lol figured your blog was going downhill anyway since you started interviewing “digital nomads” 😛

    2. digitalnomad
      18 November, 2014 at 6:47 pm

      Not aware of any in Ladprao, think they’re only in central, expat orientated areas like sukhumvit / thonglor. e.g. hubbathailand, 63bangkok and thehive. There is 3g (4g now too) everywhere so if you can find a quiet cafe or coffee shop tethering your phone to your laptop and working there is an option. Or a library. Internet cafes are 15b/hour, some 24/7, hard to find one without mosquitoes and schoolkids playing world of warcraft tho’.

  5. Pascal
    18 November, 2014 at 5:49 am

    also how do you get your money?

    my clients pay to a bank account in my homecountry and that might be trouble later down the road. any advice?

    1. digitalnomad
      18 November, 2014 at 6:50 pm

      Skrill / Neteller / poker sites. Transfer from those to my Thai bank account.

  6. BKK
    18 November, 2014 at 9:36 am

    Is that apartment above 300$/month?
    It looks really good for that price. Can you tell me the name of that building

    1. digitalnomad
      18 November, 2014 at 7:05 pm

      Actually $260 before bills, I can read and write Thai and found a good deal on Prakard. But there are many nice places for $300 on year leases 30-40 mins from the centre of town (call that Asok BTS). Here’s a couple examples http://www.ipremium-srp.com/ , http://www.nonsiresidence.com/

  7. digitalnomad
    18 November, 2014 at 7:03 pm

    I have some internet haters trying to report me for breaking laws they think exist, so I won’t put too much info out there. Keep following Harvie’s blog maybe he’ll put up a full review of the place after I move out 🙂

  8. Pascal
    19 November, 2014 at 2:22 pm

    wow youre getting that place for about 8k a month?

    that seems like a pretty good deal… Im trolling prakard right now with google translate!

    I think I know the building and will probably be moving there at the end of the year, maybe we can meetup for a beer when Im there 😉

    1. digitalnomad
      21 November, 2014 at 10:50 pm

      Yeah, 8.5k. Agent was surprised, said it should be at least 10k but the last tenant ran out on the contract and left it dirty so the landlord lowered the price. Also it doesn’t have a balcony which Thais really value, but I don’t care about, clothes dry fine by an open window. Don’t want to be another farang statistic ‘falling’ from a balcony either. Couple months ago my year was up and the landlord offered to let me extend for another year at the same price, couldn’t turn that down so I’m still here. The max I’ve seen studios go for is 12k on noticeboards downstairs in English.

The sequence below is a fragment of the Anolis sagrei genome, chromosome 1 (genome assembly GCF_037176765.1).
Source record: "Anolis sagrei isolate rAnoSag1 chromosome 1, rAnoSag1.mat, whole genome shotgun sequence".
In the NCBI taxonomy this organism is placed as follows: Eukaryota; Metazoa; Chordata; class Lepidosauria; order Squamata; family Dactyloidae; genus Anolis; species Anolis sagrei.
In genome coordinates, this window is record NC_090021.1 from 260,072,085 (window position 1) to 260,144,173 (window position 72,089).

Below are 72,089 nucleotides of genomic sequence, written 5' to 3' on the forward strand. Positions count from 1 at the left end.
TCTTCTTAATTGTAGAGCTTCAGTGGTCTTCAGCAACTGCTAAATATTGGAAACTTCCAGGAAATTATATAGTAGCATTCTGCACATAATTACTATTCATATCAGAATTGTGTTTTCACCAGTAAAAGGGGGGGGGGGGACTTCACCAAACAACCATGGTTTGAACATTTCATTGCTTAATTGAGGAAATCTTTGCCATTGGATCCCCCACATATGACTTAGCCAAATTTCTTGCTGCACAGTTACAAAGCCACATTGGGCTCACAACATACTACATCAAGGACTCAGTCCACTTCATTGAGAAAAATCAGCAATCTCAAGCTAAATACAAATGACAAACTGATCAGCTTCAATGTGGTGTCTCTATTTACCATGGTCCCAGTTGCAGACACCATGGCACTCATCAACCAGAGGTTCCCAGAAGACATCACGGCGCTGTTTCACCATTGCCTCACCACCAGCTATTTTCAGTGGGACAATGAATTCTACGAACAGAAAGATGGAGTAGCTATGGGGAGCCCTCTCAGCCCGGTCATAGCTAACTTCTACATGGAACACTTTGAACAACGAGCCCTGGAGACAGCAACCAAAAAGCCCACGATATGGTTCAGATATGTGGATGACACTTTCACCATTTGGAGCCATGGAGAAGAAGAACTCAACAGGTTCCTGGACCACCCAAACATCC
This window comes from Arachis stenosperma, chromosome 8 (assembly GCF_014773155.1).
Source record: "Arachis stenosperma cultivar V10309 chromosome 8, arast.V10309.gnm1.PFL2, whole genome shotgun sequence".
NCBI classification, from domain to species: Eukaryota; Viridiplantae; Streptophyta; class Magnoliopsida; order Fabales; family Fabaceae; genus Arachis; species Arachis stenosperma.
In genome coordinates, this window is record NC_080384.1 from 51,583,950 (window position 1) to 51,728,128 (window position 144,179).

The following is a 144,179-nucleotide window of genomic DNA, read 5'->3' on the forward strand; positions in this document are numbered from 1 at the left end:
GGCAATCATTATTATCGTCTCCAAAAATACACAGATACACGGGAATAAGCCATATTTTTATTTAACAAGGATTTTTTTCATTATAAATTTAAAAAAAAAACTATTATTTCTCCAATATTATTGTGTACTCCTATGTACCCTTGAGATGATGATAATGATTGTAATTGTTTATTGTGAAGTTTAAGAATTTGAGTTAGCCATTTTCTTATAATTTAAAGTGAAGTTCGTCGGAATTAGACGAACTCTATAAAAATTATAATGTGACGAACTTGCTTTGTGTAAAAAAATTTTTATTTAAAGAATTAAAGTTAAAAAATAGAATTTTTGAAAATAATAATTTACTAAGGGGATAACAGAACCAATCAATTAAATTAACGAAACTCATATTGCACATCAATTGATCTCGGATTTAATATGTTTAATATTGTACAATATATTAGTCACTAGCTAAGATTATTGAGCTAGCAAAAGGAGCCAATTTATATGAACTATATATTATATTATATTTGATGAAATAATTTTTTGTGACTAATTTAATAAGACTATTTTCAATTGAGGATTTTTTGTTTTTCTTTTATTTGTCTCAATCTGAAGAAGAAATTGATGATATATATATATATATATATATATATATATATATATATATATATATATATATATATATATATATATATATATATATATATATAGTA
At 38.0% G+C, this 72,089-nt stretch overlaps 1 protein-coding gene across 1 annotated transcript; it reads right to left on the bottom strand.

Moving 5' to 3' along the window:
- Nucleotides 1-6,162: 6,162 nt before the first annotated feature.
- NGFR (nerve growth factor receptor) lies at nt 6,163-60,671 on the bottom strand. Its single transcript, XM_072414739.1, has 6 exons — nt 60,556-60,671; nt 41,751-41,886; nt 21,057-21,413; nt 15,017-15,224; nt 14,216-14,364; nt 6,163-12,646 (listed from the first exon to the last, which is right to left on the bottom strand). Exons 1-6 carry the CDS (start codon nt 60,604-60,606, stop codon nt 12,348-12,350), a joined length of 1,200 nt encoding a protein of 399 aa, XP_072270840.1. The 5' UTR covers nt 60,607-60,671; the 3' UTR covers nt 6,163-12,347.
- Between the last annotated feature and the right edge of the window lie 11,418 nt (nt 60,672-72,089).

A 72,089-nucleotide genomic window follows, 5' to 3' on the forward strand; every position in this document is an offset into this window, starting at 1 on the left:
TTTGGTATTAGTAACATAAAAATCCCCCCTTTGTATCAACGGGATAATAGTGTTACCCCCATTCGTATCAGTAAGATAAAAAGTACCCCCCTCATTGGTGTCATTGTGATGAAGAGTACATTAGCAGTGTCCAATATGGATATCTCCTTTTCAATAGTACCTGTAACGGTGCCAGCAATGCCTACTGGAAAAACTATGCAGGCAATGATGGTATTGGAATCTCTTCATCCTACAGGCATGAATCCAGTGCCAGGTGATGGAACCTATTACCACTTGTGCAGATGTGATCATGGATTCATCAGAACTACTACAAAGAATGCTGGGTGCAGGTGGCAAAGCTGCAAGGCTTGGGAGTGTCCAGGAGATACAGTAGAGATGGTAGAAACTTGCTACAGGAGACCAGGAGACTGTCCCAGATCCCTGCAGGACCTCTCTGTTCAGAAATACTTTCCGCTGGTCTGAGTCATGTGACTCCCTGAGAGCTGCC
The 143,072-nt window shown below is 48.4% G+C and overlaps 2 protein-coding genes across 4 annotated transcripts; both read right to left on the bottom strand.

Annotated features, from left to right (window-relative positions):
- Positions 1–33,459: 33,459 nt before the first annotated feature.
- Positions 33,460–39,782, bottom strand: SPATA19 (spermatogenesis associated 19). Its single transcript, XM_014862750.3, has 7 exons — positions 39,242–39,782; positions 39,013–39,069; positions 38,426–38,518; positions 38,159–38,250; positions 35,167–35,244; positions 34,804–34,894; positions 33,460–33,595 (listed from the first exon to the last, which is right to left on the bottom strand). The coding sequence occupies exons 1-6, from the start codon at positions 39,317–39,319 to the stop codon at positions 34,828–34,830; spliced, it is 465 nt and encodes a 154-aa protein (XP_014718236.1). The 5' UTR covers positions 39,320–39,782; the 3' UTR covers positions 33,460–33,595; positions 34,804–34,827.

1. Bangkok
        21 April, 2015 at 11:30 pm

        i dont get it

        you write review on poker stuff and get paid?

        1. 22 April, 2015 at 12:28 pm

          Yeah he does, he uses the same method I used in my new Work in Thailand eBook.

  9. 20 November, 2014 at 9:11 am

    Great interview guys. I’ve been in BKK for over a year and I’m finding it hard to network with like minded individuals. Meaning, young expats and entrepreneurs. Most people I run into are low life tourists. Here today, gone tomorrow. Maybe I should check out one of these “third places.”

    Great blog, just subbed. Keep it up!

  10. 28 January, 2016 at 2:24 am

    Good stuff!

    Right now I’m staying 3-4 months in Thailand every year. Then I go home again to work for next trip. I have one website up and running that I’m making some money of, and doing a second one now that I started 2-3 months ago. I have told myself that when I make about 500-600 dollar consistently over Internet, I will move to Thailand permanent.

    I did make some money on Fiverr too. But that work was just to repetitive and boring. (Did translation from English to Norwegian).

    Would love to come in contact with someone who can make a living with their websites.

  11. 11 November, 2016 at 12:41 am

    Great interesting stuff,
    Not to keen on Bangkok myself it seems very noisy and polluted and so busy, its interesting that digital nomads stay for such a long time in Bangkok. Keep up the good work.